Middle East

Iranians Vote for Assembly of Experts

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Iranian voters are selecting members of the Assembly of Experts, the 86 clerics who have the power to determine Iran's supreme leader. The election, which will also determine the makeup of local councils, marks the first test for President Mahmoud Ahmadinejad. His political party is running candidates throughout Iran.


In Iran, today is Election Day. Iranians are voting for city and town councils across the country. And they are selecting members of the Assembly of Experts, 86 clerics who have the power to determine Iran's supreme leader, the nation's most powerful figure.

The election also marks the first test for President Mahmoud Ahmadinejad, whose political party is running candidates throughout Iran. NPR's Mike Shuster has more from Tehran.

MIKE SHUSTER: The Hosenia Airshat Hall(ph) north Tehran was crowded with voters this morning. With separate lines for men and women winding through the beautifully towered chamber and out the doors.

For some voters like 44-year-old Manushir Mohammadi(ph), a businessman, just the act of casting a ballot is what's important about today's election.

MANUSHIR MOHAMMADI: (Through translator) To progress in a country, you need the people to say they what they want, and the voting is one of the mechanism.

SHUSTER: This is Iran's third election in three years. It follows parliamentary elections in 2004, and last year's presidential election in which liberal reformers undermined by Iran's undemocratic clerical institutions, lost control of the government to the conservatives. The reformers have been in disarray since, but they are running candidates for the powerful Tehran city council, and other town councils, on a united slate.

One of those candidates voting here today is Masoumeh Ebtekar, Iran's first female vice president in the previous reformist administration. In 1980, Ebtekar was the spokeswoman for the students who took American diplomats hostage. She's hoping for a resurgence of the reformers.

MASOUMEH EBTEKAR: I think it's very important. It's a test for democracy in Iran and that means if the people have to come into the scene, when it's time for them to vote, to choose the people that they consider to be most appropriate.

SHUSTER: This is a complex election with the names of hundreds of candidates posted on the walls of voting stations like Hosenia Airshat, but it has been a very short campaign and some voters find it too confusing. This frustrated young woman was reluctant to give her name to a Western reporter.

SIEGEL: (Through translator) Well, the assembly awaits for these elites that I choose from, though I don't which group they belong into. It was not enough time to tell us who these people are.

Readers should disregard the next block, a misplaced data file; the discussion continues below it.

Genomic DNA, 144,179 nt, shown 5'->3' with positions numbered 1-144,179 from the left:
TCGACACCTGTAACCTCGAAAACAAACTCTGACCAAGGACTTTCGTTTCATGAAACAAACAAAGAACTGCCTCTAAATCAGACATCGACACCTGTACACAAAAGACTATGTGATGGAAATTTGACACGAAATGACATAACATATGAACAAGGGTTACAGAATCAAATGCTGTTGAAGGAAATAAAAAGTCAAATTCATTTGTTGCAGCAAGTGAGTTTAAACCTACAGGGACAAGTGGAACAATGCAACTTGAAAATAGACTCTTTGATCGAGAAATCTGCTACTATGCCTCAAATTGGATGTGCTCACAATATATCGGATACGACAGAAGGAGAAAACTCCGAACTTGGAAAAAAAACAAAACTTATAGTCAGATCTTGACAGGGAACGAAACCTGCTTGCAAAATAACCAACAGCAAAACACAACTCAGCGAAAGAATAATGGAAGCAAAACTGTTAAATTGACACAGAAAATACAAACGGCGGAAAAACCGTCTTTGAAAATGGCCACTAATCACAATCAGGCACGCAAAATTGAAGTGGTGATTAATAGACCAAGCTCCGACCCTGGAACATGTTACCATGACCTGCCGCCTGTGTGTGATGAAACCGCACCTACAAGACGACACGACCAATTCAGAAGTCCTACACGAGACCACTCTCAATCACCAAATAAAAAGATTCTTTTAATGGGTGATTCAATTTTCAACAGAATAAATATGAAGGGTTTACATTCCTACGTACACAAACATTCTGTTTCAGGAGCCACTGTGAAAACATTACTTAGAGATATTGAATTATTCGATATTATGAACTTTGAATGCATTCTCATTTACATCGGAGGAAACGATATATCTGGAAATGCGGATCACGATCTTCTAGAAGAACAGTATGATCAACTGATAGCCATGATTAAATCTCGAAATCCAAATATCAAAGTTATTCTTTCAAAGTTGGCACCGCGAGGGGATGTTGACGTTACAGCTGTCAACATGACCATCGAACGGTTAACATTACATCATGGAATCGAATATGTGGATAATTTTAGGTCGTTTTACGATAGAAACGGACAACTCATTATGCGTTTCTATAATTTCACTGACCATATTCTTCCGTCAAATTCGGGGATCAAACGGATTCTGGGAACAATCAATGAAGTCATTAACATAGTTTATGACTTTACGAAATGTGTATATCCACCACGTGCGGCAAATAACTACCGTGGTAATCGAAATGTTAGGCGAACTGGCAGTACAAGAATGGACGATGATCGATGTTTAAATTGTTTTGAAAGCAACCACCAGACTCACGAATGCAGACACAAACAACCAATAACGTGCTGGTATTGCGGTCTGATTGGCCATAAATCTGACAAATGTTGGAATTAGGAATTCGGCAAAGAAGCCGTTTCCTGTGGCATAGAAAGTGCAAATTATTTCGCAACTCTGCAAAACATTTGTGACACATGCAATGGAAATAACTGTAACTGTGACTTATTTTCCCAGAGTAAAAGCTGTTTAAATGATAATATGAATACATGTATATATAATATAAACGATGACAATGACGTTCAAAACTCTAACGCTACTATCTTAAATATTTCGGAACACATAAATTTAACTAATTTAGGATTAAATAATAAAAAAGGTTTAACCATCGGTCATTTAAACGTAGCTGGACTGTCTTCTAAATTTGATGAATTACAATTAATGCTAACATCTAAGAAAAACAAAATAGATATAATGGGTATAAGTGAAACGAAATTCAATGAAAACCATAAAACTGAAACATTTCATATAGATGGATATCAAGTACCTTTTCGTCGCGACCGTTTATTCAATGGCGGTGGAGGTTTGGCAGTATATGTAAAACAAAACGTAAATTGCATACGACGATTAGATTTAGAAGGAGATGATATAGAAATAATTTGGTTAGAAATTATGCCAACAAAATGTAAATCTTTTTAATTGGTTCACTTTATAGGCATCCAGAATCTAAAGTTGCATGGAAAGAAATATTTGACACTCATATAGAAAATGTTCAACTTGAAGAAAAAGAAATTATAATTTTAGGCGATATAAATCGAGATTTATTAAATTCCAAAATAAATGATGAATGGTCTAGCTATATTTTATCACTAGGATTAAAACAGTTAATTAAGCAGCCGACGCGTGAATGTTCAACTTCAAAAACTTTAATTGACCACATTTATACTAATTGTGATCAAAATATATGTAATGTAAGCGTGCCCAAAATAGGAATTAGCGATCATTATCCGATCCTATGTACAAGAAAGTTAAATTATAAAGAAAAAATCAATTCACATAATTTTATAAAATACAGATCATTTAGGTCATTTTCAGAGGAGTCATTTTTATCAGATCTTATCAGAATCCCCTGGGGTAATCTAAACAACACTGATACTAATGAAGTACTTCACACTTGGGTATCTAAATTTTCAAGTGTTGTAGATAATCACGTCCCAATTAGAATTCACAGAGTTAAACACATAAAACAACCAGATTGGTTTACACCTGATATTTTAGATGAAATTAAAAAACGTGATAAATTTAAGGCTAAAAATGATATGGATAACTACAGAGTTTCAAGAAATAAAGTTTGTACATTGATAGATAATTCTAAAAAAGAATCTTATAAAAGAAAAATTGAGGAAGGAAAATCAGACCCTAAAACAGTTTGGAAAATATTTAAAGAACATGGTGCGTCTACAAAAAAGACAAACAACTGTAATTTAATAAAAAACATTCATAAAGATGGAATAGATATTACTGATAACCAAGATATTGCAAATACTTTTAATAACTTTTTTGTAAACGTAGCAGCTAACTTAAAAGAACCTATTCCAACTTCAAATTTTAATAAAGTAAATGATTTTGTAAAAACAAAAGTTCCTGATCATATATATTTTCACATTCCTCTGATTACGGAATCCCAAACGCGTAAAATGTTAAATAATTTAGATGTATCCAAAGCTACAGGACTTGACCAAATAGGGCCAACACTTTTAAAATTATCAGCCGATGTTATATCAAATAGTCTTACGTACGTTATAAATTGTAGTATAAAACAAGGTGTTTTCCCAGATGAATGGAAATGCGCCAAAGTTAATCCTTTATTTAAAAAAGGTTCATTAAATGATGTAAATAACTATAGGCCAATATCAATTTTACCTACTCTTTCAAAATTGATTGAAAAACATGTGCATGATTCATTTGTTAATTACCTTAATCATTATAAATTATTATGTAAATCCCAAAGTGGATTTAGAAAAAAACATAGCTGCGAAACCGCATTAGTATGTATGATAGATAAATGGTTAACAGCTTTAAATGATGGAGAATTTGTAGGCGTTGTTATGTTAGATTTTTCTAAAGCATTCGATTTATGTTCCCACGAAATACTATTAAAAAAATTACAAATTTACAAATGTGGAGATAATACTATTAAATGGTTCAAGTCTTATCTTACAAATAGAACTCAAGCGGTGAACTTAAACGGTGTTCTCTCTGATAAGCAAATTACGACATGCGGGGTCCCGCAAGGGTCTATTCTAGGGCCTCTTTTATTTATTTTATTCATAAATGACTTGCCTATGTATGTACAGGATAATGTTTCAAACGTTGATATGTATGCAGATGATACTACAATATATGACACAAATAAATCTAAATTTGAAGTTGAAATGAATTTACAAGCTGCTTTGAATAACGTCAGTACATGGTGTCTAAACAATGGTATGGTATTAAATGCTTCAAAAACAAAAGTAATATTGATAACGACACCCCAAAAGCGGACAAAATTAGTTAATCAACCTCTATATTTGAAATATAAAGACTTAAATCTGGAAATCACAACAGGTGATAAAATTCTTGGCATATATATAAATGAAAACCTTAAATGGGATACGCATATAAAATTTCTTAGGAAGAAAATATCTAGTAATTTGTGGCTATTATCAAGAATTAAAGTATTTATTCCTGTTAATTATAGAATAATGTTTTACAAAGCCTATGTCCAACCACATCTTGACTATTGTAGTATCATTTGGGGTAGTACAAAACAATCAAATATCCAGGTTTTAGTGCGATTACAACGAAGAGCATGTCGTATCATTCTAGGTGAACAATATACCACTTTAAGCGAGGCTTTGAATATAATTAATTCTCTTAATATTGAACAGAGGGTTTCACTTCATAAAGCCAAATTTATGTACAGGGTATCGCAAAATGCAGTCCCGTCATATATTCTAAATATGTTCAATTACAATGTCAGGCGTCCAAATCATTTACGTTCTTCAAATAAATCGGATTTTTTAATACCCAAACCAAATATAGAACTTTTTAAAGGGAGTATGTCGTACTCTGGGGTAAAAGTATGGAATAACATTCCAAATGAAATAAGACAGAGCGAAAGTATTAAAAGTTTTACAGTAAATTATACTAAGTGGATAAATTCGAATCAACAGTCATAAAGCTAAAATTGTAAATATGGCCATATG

SHUSTER: The Assembly of Experts, the clerical body that chooses the Supreme Leader, will sit for a term of 10 years. In the past, turnout for the Assembly election is not that high. So authorities scheduled it, this time around, to coincide with a more popular city and town council elections.

The Assembly of Experts voting pits conservatives against ultra-conservatives who support President Ahmadinejad. Reformist candidate Masoumeh Ebtekar says the ultra-conservatives are a threat to democratic practices in Iraq.

EBTEKAR: It's very crucial, particularly, since we hear certain voices that do not believe in the democratic aspects of the republic as much as others like the reformists do.

SHUSTER: And so, today's election will provide the first clear indication of how popular President Ahmadinejad really is. Ahmadinejad has based his appeal on a combination of economic populism, Islamic revolutionary commitment, and tough talk against the U.S. and particularly against Israel. For some voters, such as 51-year-old physiology professor Mortazar Karinyan(ph), Ahmadinejad has accomplished nothing.

MORTAZAR KARINYAN: He has not do (unintelligible) in this last one year. He has told many things but he couldn't do anything.

SHUSTER: But across town at the al-Nabi Mosque in East Tehran, Mohammad Hamadian(ph), a 26-year-old teacher, is pleased with Ahmadinejad's performance especially his tough stance on Iran's pursuit of nuclear technology.

MOHAMMAD HAMADIAN: Internationally, Iranian people, through standing this election, send a firm message to the international community so that they will lessen the pressure on Iranian government on the atomic cause.

SHUSTER: Results of today's voting are not expected before Sunday evening.

Mike Shuster, NPR News, Tehran.

SIEGEL: Just ahead, Nintendo looks to rain in its highflying problem, and Bob Mondello's review of new film, "Dreamgirls." That's when we continue with ALL THINGS CONSIDERED.

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